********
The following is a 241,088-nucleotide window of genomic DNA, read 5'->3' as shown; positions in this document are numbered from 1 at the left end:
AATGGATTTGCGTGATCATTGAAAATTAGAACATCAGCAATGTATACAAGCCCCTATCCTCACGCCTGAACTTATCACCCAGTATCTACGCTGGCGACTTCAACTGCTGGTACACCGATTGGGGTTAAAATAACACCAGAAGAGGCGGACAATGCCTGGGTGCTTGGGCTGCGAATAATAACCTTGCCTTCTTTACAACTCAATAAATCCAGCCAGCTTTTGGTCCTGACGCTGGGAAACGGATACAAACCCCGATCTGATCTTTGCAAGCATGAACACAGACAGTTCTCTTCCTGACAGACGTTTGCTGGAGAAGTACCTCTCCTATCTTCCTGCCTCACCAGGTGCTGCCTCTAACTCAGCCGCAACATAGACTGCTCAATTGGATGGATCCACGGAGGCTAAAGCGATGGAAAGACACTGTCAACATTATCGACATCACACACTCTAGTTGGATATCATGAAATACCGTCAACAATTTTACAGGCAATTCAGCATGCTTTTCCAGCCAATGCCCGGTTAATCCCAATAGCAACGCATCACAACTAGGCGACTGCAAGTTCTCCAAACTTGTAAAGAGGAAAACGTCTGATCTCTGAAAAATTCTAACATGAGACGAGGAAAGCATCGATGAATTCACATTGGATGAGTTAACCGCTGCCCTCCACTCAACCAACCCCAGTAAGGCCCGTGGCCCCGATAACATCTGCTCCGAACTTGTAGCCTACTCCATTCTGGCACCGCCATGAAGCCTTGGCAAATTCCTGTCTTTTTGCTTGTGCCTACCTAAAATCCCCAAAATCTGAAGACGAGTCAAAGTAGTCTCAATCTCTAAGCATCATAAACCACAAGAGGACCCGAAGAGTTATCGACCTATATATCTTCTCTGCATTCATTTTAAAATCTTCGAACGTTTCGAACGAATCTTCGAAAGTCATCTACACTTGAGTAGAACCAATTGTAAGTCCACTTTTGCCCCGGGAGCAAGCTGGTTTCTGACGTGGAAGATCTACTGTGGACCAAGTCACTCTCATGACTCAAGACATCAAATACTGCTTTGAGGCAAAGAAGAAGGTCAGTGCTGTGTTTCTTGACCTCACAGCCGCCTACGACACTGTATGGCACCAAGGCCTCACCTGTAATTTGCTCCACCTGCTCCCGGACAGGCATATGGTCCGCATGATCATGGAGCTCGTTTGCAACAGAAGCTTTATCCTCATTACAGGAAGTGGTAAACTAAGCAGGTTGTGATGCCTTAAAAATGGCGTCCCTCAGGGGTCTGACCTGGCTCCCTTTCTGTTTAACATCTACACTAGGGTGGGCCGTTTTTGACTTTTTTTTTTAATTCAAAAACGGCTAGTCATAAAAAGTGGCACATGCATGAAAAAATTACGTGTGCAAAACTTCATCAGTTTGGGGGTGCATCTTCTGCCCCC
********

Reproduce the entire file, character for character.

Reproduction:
The following is a 241,088-nucleotide window of genomic DNA, read 5'->3' as shown; positions in this document are numbered from 1 at the left end:
AATGGATTTGCGTGATCATTGAAAATTAGAACATCAGCAATGTATACAAGCCCCTATCCTCACGCCTGAACTTATCACCCAGTATCTACGCTGGCGACTTCAACTGCTGGTACACCGATTGGGGTTAAAATAACACCAGAAGAGGCGGACAATGCCTGGGTGCTTGGGCTGCGAATAATAACCTTGCCTTCTTTACAACTCAATAAATCCAGCCAGCTTTTGGTCCTGACGCTGGGAAACGGATACAAACCCCGATCTGATCTTTGCAAGCATGAACACAGACAGTTCTCTTCCTGACAGACGTTTGCTGGAGAAGTACCTCTCCTATCTTCCTGCCTCACCAGGTGCTGCCTCTAACTCAGCCGCAACATAGACTGCTCAATTGGATGGATCCACGGAGGCTAAAGCGATGGAAAGACACTGTCAACATTATCGACATCACACACTCTAGTTGGATATCATGAAATACCGTCAACAATTTTACAGGCAATTCAGCATGCTTTTCCAGCCAATGCCCGGTTAATCCCAATAGCAACGCATCACAACTAGGCGACTGCAAGTTCTCCAAACTTGTAAAGAGGAAAACGTCTGATCTCTGAAAAATTCTAACATGAGACGAGGAAAGCATCGATGAATTCACATTGGATGAGTTAACCGCTGCCCTCCACTCAACCAACCCCAGTAAGGCCCGTGGCCCCGATAACATCTGCTCCGAACTTGTAGCCTACTCCATTCTGGCACCGCCATGAAGCCTTGGCAAATTCCTGTCTTTTTGCTTGTGCCTACCTAAAATCCCCAAAATCTGAAGACGAGTCAAAGTAGTCTCAATCTCTAAGCATCATAAACCACAAGAGGACCCGAAGAGTTATCGACCTATATATCTTCTCTGCATTCATTTTAAAATCTTCGAACGTTTCGAACGAATCTTCGAAAGTCATCTACACTTGAGTAGAACCAATTGTAAGTCCACTTTTGCCCCGGGAGCAAGCTGGTTTCTGACGTGGAAGATCTACTGTGGACCAAGTCACTCTCATGACTCAAGACATCAAATACTGCTTTGAGGCAAAGAAGAAGGTCAGTGCTGTGTTTCTTGACCTCACAGCCGCCTACGACACTGTATGGCACCAAGGCCTCACCTGTAATTTGCTCCACCTGCTCCCGGACAGGCATATGGTCCGCATGATCATGGAGCTCGTTTGCAACAGAAGCTTTATCCTCATTACAGGAAGTGGTAAACTAAGCAGGTTGTGATGCCTTAAAAATGGCGTCCCTCAGGGGTCTGACCTGGCTCCCTTTCTGTTTAACATCTACACTAGGGTGGGCCGTTTTTGACTTTTTTTTTTAATTCAAAAACGGCTAGTCATAAAAAGTGGCACATGCATGAAAAAATTACGTGTGCAAAACTTCATCAGTTTGGGGGTGCATCTTCTGCCCCC